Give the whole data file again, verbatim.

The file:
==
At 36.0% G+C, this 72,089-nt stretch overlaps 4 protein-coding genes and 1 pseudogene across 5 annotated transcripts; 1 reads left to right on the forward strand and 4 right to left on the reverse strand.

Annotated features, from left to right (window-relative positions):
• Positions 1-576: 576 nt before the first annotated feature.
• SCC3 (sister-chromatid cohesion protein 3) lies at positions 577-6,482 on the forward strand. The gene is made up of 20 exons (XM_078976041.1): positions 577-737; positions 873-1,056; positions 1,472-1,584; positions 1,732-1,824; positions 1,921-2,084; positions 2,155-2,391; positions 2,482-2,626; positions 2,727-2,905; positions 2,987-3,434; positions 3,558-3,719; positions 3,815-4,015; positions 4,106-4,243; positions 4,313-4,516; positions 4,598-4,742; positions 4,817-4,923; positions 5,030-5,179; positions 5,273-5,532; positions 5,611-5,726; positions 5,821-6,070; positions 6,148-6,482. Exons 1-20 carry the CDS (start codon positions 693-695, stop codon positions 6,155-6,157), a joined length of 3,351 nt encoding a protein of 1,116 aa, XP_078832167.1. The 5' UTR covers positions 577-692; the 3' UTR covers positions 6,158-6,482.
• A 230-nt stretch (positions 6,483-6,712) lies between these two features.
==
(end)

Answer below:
At 36.0% G+C, this 72,089-nt stretch overlaps 4 protein-coding genes and 1 pseudogene across 5 annotated transcripts; 1 reads left to right on the forward strand and 4 right to left on the reverse strand.

Annotated features, from left to right (window-relative positions):
• Positions 1-576: 576 nt before the first annotated feature.
• SCC3 (sister-chromatid cohesion protein 3) lies at positions 577-6,482 on the forward strand. The gene is made up of 20 exons (XM_078976041.1): positions 577-737; positions 873-1,056; positions 1,472-1,584; positions 1,732-1,824; positions 1,921-2,084; positions 2,155-2,391; positions 2,482-2,626; positions 2,727-2,905; positions 2,987-3,434; positions 3,558-3,719; positions 3,815-4,015; positions 4,106-4,243; positions 4,313-4,516; positions 4,598-4,742; positions 4,817-4,923; positions 5,030-5,179; positions 5,273-5,532; positions 5,611-5,726; positions 5,821-6,070; positions 6,148-6,482. Exons 1-20 carry the CDS (start codon positions 693-695, stop codon positions 6,155-6,157), a joined length of 3,351 nt encoding a protein of 1,116 aa, XP_078832167.1. The 5' UTR covers positions 577-692; the 3' UTR covers positions 6,158-6,482.
• A 230-nt stretch (positions 6,483-6,712) lies between these two features.